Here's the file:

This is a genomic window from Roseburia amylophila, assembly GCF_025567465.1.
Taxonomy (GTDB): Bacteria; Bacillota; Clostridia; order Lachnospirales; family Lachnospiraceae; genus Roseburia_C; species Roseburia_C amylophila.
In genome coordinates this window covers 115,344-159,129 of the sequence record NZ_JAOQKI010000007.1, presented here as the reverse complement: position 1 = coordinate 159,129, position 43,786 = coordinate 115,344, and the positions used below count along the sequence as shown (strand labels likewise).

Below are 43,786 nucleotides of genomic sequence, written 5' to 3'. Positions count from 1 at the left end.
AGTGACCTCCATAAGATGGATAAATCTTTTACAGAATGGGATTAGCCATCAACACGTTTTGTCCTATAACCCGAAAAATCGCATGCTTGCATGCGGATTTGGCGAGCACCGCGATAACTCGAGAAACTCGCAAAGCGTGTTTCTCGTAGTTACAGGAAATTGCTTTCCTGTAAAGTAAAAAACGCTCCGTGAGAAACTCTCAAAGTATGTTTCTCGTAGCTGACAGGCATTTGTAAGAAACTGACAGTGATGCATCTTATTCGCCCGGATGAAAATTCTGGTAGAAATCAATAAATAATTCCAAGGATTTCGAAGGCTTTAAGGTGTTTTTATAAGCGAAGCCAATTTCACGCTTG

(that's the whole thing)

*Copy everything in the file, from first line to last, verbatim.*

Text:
This is a genomic window from Roseburia amylophila, assembly GCF_025567465.1.
Taxonomy (GTDB): Bacteria; Bacillota; Clostridia; order Lachnospirales; family Lachnospiraceae; genus Roseburia_C; species Roseburia_C amylophila.
In genome coordinates this window covers 115,344-159,129 of the sequence record NZ_JAOQKI010000007.1, presented here as the reverse complement: position 1 = coordinate 159,129, position 43,786 = coordinate 115,344, and the positions used below count along the sequence as shown (strand labels likewise).

Below are 43,786 nucleotides of genomic sequence, written 5' to 3'. Positions count from 1 at the left end.
AGTGACCTCCATAAGATGGATAAATCTTTTACAGAATGGGATTAGCCATCAACACGTTTTGTCCTATAACCCGAAAAATCGCATGCTTGCATGCGGATTTGGCGAGCACCGCGATAACTCGAGAAACTCGCAAAGCGTGTTTCTCGTAGTTACAGGAAATTGCTTTCCTGTAAAGTAAAAAACGCTCCGTGAGAAACTCTCAAAGTATGTTTCTCGTAGCTGACAGGCATTTGTAAGAAACTGACAGTGATGCATCTTATTCGCCCGGATGAAAATTCTGGTAGAAATCAATAAATAATTCCAAGGATTTCGAAGGCTTTAAGGTGTTTTTATAAGCGAAGCCAATTTCACGCTTG